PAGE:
WOW! NASCAR left long-time network partners ESPN and Turner behind for billions from NBC and NBC Sports Network. Cash aside, there is no doubt ESPN lost favor in Daytona Beach over the years by seeming to treat the Nationwide series as as bother rather than the "diamond in the rough" it claimed that property to be when the rights were first acquired. And de-emphasizing NASCAR Now. LESSONS: Fox Sports 1 and NBCSN mean ESPN is no longer unchallenged with the ability to lay down "take it or leave it" terms. And, while it's still popular in various media and fan circles to criticize NASCAR, the simple fact is NASCAR is where the money is in American auto racing. P.S. 1: It was crap for certain IndyCar officials to claim the NASCAR deal proves how smart they were (actually, it was an entirely different group of people) to sign with NBCSN. It was Versus back then and unless they were able to offer proof of knowing all those years ago that Comcast would take over NBC and rebrand the cable network, I, as an interviewer, absolutely would not have let them get away with that bogus line of BS. P.S. 2: How will ESPN's loss of NASCAR affect NHRA? Here's a link to my breaking news analysis column on, posted last Wednesday. (Followers on @SpinDoctor500 saw this first) --

Wow! WOW! Ford withdrawing from NHRA pro racing after existing contracts expire following the 2014 season. That's the biggest news of the week and -- there's no spinning this one -- a vote of No Confidence in NHRA's short and mid-term ability to sell sufficient product to justify the investment. LESSON: If the Ford news, combined with an alarming number of empty seats at National events, and the alarming decline in TV audience doesn't result in major changes within NHRA, a lot more people and companies will be losing confidence in the sanction, too.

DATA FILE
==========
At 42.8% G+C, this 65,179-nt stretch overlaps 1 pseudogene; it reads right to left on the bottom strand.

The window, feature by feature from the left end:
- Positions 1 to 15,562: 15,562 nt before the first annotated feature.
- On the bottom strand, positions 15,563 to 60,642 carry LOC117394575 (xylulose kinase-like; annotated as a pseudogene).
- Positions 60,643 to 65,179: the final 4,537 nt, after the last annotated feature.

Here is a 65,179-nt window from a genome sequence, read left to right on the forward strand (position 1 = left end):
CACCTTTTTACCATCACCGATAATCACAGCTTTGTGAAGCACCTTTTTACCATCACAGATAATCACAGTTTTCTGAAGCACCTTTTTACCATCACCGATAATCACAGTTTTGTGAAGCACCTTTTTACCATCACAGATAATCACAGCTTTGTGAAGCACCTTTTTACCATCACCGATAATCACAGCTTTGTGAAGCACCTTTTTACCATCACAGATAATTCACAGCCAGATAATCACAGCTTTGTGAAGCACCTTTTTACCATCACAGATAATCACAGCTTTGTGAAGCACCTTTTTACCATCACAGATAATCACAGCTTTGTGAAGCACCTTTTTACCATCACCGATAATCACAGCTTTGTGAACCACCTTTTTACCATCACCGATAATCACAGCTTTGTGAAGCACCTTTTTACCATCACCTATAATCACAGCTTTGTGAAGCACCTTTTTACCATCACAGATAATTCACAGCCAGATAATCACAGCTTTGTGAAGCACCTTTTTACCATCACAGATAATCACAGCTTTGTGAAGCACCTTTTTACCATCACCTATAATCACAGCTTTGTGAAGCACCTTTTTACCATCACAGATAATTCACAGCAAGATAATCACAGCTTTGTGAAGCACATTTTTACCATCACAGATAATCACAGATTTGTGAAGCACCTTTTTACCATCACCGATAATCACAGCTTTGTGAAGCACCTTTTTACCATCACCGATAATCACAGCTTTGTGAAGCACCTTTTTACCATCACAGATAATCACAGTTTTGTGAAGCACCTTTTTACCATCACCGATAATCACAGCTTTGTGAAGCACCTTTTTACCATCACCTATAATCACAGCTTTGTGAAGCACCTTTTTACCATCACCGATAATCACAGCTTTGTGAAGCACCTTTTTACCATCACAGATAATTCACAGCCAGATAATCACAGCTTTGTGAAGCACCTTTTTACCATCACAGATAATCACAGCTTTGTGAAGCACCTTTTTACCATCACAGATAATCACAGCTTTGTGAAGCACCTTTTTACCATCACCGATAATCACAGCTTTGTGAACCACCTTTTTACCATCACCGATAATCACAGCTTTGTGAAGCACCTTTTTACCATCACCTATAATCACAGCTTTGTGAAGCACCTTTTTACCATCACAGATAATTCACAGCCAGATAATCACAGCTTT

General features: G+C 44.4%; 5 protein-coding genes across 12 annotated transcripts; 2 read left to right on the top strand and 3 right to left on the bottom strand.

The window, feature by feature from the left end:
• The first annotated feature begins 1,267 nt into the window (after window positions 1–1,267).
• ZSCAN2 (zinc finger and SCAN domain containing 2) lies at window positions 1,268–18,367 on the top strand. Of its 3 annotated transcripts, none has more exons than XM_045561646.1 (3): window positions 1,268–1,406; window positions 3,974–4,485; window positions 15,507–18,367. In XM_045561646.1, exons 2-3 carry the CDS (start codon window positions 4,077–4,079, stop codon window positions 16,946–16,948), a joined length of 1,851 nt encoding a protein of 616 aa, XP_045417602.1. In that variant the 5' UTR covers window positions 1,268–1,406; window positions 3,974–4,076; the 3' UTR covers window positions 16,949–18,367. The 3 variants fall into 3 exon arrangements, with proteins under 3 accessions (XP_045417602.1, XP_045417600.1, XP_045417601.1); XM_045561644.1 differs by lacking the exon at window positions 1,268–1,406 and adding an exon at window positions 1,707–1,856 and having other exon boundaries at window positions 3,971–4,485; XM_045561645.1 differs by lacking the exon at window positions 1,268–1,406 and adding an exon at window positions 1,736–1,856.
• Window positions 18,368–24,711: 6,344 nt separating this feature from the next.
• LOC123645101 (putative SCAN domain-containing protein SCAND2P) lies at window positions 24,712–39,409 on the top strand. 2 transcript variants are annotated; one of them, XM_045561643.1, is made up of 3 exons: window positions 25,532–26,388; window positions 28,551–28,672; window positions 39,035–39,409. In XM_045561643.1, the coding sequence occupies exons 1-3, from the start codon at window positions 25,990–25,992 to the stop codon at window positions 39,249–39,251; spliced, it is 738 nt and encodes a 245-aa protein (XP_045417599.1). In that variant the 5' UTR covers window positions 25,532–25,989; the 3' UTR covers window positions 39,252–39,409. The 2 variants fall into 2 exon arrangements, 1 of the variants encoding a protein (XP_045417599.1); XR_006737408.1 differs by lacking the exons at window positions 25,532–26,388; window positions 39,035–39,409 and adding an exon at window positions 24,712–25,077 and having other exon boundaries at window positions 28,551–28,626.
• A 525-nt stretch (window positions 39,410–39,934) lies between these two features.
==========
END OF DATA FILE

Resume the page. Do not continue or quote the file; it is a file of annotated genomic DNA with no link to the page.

[ more next Monday . . . ]

Sunday, July 21, 2013


(Brief this week due to more urgent personal demands on my time.)

Brian France drew a fair amount of attention last year when he proclaimed that NASCAR needs more "Wow moments."  It was hoped that the new Gen-6 Sprint Cup car would, in part, help produce this sort of attention-getting, water-cooler talk happenings.

I can't honestly say I think that's occurred. NASCAR, of course, has prided itself over the decades on its ability to help create such showbiz. And, let me admit this based on my own experiences in the wonderful world of public/media relations and publicity: Under a limited and very special set of circumstances, with some sophisticated and well-thought out manipulation techniques, it is possible to artifically create "Wow moments." But such times are the exception, beyond even NASCAR's full control.

Real "Wow moments" are real, genuine, almost always spontaneous. Alex Zanardi creating the contemporary donuts VICTORY celebration at Long Beach in 1997 certainly is an example. Sebastien Bourdais doing donuts for finishing SECOND at Toronto most certainly is not. (I got an E-mail the other day from someone saying Courtney Force's magazine photos are a "Wow moment," but that's a different sort of "wow.")